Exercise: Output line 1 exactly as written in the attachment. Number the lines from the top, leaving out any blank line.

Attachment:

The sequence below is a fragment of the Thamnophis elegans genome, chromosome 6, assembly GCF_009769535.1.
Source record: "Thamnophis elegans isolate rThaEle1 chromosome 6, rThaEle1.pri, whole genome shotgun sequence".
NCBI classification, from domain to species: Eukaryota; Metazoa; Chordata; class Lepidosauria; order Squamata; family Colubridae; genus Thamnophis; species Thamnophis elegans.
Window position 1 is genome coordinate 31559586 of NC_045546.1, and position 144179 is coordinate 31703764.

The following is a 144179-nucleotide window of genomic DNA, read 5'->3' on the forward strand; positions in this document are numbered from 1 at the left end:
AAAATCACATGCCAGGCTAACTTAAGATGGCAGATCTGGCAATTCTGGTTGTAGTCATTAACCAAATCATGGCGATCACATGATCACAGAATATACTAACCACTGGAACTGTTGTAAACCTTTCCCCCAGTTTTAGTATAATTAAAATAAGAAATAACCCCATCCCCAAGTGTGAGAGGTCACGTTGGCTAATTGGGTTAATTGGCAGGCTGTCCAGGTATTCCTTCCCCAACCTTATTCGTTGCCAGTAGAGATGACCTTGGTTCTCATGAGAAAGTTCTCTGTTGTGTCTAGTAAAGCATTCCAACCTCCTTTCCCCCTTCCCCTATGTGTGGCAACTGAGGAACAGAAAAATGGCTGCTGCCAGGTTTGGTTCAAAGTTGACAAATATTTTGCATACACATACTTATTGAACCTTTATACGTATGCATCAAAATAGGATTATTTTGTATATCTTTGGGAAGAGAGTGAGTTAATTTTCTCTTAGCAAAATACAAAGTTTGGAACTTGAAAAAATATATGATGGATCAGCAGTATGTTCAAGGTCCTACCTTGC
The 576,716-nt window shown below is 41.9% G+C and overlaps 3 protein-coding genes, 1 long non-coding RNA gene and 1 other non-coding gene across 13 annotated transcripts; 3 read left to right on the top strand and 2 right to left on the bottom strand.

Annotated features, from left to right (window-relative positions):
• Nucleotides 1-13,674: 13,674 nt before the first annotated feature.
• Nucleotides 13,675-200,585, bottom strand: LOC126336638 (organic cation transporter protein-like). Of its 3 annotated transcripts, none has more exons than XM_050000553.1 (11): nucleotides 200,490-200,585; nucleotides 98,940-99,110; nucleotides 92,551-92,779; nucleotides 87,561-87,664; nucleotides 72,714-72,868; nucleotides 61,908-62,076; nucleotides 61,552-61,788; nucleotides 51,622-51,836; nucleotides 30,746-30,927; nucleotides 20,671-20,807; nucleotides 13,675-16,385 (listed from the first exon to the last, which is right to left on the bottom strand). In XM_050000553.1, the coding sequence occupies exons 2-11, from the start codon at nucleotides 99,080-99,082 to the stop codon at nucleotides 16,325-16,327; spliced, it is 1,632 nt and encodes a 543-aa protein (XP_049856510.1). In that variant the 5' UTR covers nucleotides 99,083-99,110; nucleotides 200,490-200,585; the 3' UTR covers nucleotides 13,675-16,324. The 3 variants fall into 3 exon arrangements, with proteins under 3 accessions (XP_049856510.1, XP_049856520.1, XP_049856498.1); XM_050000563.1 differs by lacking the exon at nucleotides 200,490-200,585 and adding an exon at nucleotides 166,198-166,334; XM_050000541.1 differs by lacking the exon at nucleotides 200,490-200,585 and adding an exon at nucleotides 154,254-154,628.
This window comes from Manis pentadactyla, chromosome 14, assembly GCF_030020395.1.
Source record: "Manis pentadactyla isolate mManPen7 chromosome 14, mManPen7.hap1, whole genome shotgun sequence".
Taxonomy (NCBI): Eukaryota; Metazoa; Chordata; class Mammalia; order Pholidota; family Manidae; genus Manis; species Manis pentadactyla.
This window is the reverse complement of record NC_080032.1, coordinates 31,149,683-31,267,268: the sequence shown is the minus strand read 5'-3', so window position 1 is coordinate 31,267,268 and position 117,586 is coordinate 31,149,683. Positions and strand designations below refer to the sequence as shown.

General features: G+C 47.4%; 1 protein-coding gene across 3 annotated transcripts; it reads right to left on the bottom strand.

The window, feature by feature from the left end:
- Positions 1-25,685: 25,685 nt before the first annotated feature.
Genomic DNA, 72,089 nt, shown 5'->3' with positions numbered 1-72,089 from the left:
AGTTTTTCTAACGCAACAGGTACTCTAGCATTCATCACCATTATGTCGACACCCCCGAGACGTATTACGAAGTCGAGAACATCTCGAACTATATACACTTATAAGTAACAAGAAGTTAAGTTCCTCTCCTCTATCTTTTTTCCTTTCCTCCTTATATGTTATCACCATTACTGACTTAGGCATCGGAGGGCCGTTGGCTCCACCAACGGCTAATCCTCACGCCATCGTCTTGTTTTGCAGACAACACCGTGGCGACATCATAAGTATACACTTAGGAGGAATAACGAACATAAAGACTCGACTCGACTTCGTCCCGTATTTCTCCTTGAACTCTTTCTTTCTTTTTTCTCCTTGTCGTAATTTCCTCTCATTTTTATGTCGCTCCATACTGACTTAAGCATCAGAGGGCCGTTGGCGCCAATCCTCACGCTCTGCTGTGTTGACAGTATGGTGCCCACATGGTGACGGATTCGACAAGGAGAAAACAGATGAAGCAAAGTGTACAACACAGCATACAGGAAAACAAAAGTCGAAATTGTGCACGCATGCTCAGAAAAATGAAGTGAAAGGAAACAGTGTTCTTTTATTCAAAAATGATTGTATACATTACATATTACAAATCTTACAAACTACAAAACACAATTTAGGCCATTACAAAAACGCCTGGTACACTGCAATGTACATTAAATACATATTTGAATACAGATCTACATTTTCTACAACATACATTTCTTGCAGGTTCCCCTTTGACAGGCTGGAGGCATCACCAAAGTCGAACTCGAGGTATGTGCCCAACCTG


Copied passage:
The sequence below is a fragment of the Thamnophis elegans genome, chromosome 6, assembly GCF_009769535.1.